HHS Secretary Sebelius, proponent of clinical research, resigns
Health and Human Services Secretary Kathleen Sebelius—whose agenda included keeping clinical research a priority—has resigned on the heels of the Affordable Care Act (ACA) web site turmoil last October, even though more recently she had achieved the goal of 7.5 million registrations for coverage.
“For many patients, access to cutting edge medicine available through clinical trials can increase their likelihood of survival,” Sebelius told Medscape editor-in-chief Eric J. Topol, M.D., last year. “This is an important protection for patients that not only could have a life-altering impact, but it’s also one that serves to facilitate participation in research that is critical to expanding our knowledge base and finding cures and treatments for those illnesses that threaten the lives of Americans each day.”
Physicians, who have long lamented the lack of participation by patients in clinical trials, have viewed the ACA as an opportunity for patients to keep their health insurance while participating in clinical research.
The clinical trial provision (section 2709) of the ACA, which took effect in January, states that a health insurer may not deny a qualified individual’s participation in an approved clinical trial for the treatment of cancer or another life-threatening disease or condition nor deny coverage of routine patient costs for services during trial participation. The law also says insurers cannot discriminate against an individual for participating in a clinical trial.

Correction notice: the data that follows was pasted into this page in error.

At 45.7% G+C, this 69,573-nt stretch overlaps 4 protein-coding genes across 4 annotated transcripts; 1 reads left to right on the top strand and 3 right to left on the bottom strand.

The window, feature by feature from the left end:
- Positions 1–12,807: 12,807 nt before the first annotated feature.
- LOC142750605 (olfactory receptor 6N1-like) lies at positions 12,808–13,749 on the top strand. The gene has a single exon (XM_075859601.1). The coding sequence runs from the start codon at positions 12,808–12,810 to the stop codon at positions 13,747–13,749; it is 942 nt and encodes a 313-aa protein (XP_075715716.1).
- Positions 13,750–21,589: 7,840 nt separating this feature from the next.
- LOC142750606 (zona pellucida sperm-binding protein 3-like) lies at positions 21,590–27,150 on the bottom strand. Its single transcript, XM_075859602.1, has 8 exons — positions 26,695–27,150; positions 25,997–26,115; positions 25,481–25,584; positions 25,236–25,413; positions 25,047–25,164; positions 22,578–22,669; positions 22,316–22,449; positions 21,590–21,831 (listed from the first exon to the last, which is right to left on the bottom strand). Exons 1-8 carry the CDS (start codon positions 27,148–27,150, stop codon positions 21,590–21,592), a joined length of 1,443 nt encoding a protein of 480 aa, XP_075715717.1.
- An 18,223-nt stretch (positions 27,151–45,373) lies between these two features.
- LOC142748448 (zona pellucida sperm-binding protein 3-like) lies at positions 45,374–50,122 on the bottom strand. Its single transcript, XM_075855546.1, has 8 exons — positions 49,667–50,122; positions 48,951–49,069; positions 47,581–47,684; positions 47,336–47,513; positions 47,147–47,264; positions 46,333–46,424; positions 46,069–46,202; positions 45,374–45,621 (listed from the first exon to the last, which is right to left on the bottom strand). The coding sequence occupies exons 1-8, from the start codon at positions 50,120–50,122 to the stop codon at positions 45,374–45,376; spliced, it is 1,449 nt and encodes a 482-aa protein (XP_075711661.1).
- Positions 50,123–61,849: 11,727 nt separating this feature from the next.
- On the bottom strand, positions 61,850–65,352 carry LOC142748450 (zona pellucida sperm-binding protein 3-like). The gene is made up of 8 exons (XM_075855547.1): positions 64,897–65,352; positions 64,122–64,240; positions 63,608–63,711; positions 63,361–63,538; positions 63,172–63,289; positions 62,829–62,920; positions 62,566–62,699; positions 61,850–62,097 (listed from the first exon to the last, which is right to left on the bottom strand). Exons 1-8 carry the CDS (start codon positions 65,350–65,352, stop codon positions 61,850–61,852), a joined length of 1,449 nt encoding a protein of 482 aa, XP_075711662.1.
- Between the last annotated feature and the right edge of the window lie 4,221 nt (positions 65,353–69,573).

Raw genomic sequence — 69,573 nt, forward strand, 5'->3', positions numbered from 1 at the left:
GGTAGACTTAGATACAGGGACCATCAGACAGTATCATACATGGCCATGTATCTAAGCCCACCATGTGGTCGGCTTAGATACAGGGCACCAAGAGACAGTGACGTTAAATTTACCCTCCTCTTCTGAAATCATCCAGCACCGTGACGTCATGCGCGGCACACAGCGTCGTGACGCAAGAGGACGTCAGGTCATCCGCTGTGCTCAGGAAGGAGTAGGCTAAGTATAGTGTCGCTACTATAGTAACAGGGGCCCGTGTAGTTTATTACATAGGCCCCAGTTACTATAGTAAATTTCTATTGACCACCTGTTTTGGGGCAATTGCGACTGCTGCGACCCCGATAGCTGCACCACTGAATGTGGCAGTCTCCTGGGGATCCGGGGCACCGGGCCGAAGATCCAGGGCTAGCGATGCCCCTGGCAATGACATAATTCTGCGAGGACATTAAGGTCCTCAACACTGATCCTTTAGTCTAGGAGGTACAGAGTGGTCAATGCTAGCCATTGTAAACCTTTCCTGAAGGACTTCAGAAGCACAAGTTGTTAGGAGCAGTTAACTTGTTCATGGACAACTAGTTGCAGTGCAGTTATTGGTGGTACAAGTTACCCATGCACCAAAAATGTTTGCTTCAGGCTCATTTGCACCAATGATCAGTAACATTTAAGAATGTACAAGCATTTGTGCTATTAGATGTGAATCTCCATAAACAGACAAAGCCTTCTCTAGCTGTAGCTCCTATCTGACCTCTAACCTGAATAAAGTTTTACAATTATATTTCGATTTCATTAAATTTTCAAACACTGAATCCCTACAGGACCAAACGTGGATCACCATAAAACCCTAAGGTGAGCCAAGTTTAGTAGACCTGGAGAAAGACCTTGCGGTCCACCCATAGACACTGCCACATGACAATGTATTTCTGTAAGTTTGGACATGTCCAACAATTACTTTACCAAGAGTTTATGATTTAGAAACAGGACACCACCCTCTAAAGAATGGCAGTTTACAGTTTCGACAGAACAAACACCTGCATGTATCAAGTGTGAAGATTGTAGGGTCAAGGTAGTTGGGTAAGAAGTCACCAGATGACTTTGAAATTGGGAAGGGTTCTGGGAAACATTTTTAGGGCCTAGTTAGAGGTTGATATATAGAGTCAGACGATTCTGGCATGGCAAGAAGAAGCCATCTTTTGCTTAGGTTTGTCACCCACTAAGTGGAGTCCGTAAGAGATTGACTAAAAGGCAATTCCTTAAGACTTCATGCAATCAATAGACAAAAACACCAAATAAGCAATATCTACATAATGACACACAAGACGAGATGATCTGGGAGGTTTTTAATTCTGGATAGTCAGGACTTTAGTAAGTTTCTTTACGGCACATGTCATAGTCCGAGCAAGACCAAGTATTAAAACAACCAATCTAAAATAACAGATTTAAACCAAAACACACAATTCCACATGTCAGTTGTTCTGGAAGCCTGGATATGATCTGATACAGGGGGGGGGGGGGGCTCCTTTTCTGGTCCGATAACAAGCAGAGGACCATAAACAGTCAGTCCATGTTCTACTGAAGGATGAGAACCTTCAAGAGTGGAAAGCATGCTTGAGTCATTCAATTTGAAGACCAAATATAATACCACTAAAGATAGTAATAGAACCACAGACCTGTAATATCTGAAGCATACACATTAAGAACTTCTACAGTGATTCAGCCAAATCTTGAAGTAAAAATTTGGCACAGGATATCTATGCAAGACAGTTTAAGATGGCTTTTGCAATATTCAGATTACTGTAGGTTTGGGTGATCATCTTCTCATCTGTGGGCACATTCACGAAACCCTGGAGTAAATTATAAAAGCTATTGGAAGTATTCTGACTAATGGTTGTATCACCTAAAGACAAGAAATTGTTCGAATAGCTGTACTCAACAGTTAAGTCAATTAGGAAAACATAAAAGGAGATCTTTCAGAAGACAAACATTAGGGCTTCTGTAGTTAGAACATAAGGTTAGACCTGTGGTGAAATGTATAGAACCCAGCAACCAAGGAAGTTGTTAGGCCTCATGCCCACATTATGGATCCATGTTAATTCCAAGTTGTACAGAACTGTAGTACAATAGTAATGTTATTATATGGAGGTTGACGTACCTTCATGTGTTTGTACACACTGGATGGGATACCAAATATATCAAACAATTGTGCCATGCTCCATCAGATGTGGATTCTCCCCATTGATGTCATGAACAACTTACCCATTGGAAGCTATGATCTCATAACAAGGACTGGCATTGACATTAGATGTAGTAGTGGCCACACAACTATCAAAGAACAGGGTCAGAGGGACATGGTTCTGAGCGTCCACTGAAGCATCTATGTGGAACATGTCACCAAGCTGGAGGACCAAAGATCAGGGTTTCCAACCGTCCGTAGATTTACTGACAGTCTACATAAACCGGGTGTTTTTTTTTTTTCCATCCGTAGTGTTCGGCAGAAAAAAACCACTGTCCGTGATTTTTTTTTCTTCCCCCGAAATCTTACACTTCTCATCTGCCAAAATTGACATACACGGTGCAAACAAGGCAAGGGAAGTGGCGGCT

“The clinical trial section is a very important piece of the Affordable Care Act and is an important piece of healthcare policy,” said Harry P. Selker, M.D., MSPH, professor at Tufts Clinical and Translational Science Institute and Tufts Medical Center for Classical Research and Health Policies. “Clinical research is part of the nation’s obligation to improve healthcare.”
Selker said he was surprised at Sebelius’ resignation, citing the timing and that she was able to dodge numerous problems, calling her a stalwart champion of the ACA.
“Her five-year leadership of Health and Human Services makes her one of the longest-serving secretaries of that department,” said Selker, co-editor of The Affordable Care Act as a National Experiment: Health Policy Innovations and Lessons, a book about the history and impact of healthcare reform from 16 authors involved since its inception.
Just over 18 months ago, Sebelius delegated to the FDA the task of determining whether CROs and pharmaceutical companies were accurately reporting clinical trial information. In a Federal Register notice she wrote that she wanted to make sure organizations running trials were not leaving out any data in their disclosures, giving them 30 days to rectify any omissions. Federal law requires that results of clinical trials become publicly available on the federally operated ClinicalTrials.gov.
Despite the spotlight on the troubled rollout of the healthcare law, she helped open up information about clinical trials, as well as public health and Medicare data, to the public. Data often was published in formats that were indecipherable and inaccessible. She acknowledged it was “lazy” data and that it contained potentially valuable information. Now, HHS has, through HealthData.gov, made the data “active.”
“What we’re finding is if we make data open and accessible, the private and nonprofit sectors use it to start innovation,” she told Modern Healthcare in February, citing the growing role of physicians and hospitals using electronic health records. “Nationally there has been tremendous progress in the last five years from quills and clipboards to computers and keyboards.”